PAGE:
[QN.No.#5.The contributing factors to the "sexual revolution" in the 1960's are:]

Unfortunately, the sexual revolution of the 60s also brought with it an increase in the number of individuals suffering from sexually transmitted infections and diseases, the most common of which was genital herpes, which reached almost epidemic proportions.

Then, in the 1980's, the sudden rise in individuals suffering from HIV and AIDS served as a hault to the 'free love' many partners mentality. People were dying. With research and public education to how HIV was transmitted, it was a wake-up call to many around the world and brought new information and marketing. Society stressed 'safe sex' and the benefits of limited sexual partners.

The Study of Human Sexuality

How is human sexuality studied? Remember that sexuality is a part of every individual's personality, whether he or she is aware of that fact or not. There are multitudes of factors that encourage and lead humans to engage in sexual activity. The multitude of methods commonly used today to survey and study sexual behavior in humans include but are not limited to:

  • Observational Method - direct observation of sexual behavior in laboratories or in the field is one of the most common methods of studying human sexuality and behavior. For example, the study of body language and nonverbal communication has always been of great interest to psychologists and researchers. However, the most positive studies consist of those where participants are unaware that he or she is being observed, in order to prevent the "observer effect", which changes the behavior of participants due to the presence of an observer.
  • Survey method - this type of methodology utilizes information that is collected through interviews, surveys or questionnaires of participants. This method is basically used to generate information on sexual behavior and attitudes within certain groups of individuals or population demographics to gain more detailed perceptions, feelings and attitudes regarding sexual behavior. However, this method is not always accurate, as many individuals may answer untruthfully in order to maintain the idea of socially acceptable responses to certain questions.
  • Correlational method - this method enables psychologists or researchers to view and examine relationships and correlation between communication, couple longevity, compatibility, and sexual satisfaction.
  • Experimental method - this methodology enables psychologists and researchers to attempt conclusions between independent and dependent variables. For example, researchers often used this method to observe and study the response and attitudes of participants to mentally or sexually arousing materials while physiological responses are being measured through instruments that measure blood pressure, oxygen, heart rate, and so forth.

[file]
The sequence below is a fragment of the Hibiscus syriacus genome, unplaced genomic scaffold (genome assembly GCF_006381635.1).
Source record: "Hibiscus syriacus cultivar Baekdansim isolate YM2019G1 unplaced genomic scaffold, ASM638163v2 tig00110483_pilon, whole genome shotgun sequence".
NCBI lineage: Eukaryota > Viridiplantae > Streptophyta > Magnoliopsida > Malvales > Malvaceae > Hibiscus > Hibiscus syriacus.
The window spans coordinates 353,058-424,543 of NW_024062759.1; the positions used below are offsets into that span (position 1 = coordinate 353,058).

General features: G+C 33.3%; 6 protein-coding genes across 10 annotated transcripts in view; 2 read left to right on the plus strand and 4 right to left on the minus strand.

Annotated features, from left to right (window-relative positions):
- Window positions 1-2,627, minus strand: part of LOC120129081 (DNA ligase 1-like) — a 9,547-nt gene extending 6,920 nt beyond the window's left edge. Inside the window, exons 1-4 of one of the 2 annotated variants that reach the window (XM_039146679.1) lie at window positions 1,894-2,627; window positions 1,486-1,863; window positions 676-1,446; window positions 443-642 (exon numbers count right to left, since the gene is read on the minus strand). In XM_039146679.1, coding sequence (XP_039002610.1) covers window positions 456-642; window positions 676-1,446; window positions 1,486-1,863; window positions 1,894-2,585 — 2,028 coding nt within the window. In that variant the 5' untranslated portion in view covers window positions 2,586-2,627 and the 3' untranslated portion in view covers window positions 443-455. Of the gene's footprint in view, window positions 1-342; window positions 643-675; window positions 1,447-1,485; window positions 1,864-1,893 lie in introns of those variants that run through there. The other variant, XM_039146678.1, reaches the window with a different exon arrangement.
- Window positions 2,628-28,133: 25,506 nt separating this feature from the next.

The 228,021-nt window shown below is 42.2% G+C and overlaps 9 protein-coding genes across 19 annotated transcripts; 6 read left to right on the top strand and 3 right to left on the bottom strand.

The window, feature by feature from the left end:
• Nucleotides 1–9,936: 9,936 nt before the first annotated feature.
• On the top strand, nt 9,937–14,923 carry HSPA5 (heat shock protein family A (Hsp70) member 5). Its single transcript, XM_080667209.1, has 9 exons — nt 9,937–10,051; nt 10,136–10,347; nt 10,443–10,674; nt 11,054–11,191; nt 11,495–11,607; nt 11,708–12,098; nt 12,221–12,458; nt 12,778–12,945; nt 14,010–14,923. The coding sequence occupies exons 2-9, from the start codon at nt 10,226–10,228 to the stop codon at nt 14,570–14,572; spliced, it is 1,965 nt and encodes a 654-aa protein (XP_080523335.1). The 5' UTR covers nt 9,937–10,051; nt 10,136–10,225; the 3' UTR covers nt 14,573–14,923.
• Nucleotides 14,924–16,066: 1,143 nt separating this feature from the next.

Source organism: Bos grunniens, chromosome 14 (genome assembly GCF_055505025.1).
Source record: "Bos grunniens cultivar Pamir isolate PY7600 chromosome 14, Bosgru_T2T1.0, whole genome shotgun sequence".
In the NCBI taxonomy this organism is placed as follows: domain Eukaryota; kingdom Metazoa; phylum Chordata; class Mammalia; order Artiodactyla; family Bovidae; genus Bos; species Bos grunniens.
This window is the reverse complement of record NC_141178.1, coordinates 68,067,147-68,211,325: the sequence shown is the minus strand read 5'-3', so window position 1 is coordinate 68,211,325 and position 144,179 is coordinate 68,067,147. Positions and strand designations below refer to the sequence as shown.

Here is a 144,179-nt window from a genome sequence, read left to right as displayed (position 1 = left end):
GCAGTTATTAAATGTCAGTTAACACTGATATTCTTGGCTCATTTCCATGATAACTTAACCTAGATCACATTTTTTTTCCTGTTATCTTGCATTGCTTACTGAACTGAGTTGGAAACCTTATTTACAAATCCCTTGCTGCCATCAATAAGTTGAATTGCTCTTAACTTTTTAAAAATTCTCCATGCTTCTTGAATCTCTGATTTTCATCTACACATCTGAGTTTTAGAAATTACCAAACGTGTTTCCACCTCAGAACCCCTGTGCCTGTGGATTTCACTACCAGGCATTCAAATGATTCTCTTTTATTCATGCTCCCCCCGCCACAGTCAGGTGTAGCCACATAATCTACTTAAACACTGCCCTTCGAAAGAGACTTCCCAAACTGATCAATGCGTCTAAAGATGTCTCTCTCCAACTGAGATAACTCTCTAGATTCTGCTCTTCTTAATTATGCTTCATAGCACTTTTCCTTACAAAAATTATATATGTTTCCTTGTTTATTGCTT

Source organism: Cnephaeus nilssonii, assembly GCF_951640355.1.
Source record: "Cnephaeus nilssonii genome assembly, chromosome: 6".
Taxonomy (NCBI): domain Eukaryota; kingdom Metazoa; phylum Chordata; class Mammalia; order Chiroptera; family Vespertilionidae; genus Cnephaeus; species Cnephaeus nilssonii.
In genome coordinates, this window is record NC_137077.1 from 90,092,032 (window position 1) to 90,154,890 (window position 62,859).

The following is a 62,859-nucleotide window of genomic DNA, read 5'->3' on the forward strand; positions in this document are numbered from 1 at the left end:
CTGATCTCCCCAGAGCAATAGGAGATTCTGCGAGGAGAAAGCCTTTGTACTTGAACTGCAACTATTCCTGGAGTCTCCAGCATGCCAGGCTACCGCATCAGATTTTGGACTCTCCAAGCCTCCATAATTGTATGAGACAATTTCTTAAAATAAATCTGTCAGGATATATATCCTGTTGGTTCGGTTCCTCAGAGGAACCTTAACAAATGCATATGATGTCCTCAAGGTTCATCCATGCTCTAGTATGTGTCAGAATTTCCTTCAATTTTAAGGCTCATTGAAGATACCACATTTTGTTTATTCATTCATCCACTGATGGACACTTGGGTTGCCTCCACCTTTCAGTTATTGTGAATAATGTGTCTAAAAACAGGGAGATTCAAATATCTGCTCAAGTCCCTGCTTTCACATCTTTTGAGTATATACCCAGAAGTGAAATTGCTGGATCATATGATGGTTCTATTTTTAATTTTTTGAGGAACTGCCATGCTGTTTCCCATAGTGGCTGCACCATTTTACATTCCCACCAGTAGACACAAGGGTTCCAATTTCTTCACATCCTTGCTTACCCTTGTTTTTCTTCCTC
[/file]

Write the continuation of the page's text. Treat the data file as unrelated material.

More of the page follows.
Human sexuality is also studied from a biological perspective and involves the study of hormones such as those produced by the pituitary gland, hypothalamus, and hormones produced by the ovaries and testes as well as the adrenal cortex. This field of study also involves research into both male and female hormones such as estrogens, progestin, testosterone, androgens, and so forth.

[QN.No.#6.The study of human sexuality from a biological perspective involves:]

Organic, neurological, and physical aspects of the human body offer researchers nearly never ending opportunities to research human sexuality behavior and development in a wide range of scenarios. Human sexuality encompasses sociological as well as philosophical and religious aspects of any individuals given environment. Physiological, moral, ethical, cultural, and political aspects determine what type of sexual behavior is acceptable or unacceptable in certain cultures.

Researchers are also studying what is called the "learning perspective" which seeks to understand how sexual behaviors may also reflect our experiences. For example, why do some cultures hold some sexual behaviors as acceptable and others as taboo? Why is it that some individuals within a certain culture find nothing wrong with certain sexual acts, while others may consider them abhorrent?

Understanding human behavior, growth and development, heritage, culture, and a multitude of other factors when it comes to sexual growth and development is believed to play a large role in shaping the sexual behavior of certain individuals.

The study of human sexuality is very complex and involves many different aspects of our daily environment and lives including learning, physiology, and understanding. History, culture, and personality also play a large role in the development of any individual. In addition, religious beliefs, traditions and background also have a huge impact on whether or not certain sexual activities are considered "acceptable" or not in today's society.


The acceptance or unacceptance of certain types of sexual behavior in different societies also holds the ability to offer greater understanding to socio-cultural aspects of human sexuality and development. In social norms involving politics, mass media also plays a large role in the development of sexual behavior and acceptance in society. The impact of the sexual revolution and growth of feminism in society has also offered today's men and women a new outlook on sexual behavior and expectations in the 21st century.

Sexuality is known to occur in life cycles that incorporate much of our growth and development from early childhood until old age. Concepts of "self" also determine many individual concepts and beliefs regarding sexual behavior. Such concepts of self and an understanding of the life cycles of sexuality will be explored more fully in the next lesson.
Human Sexuality > Introduction
Page Last Modified On: June 1, 2017, 10:46 AM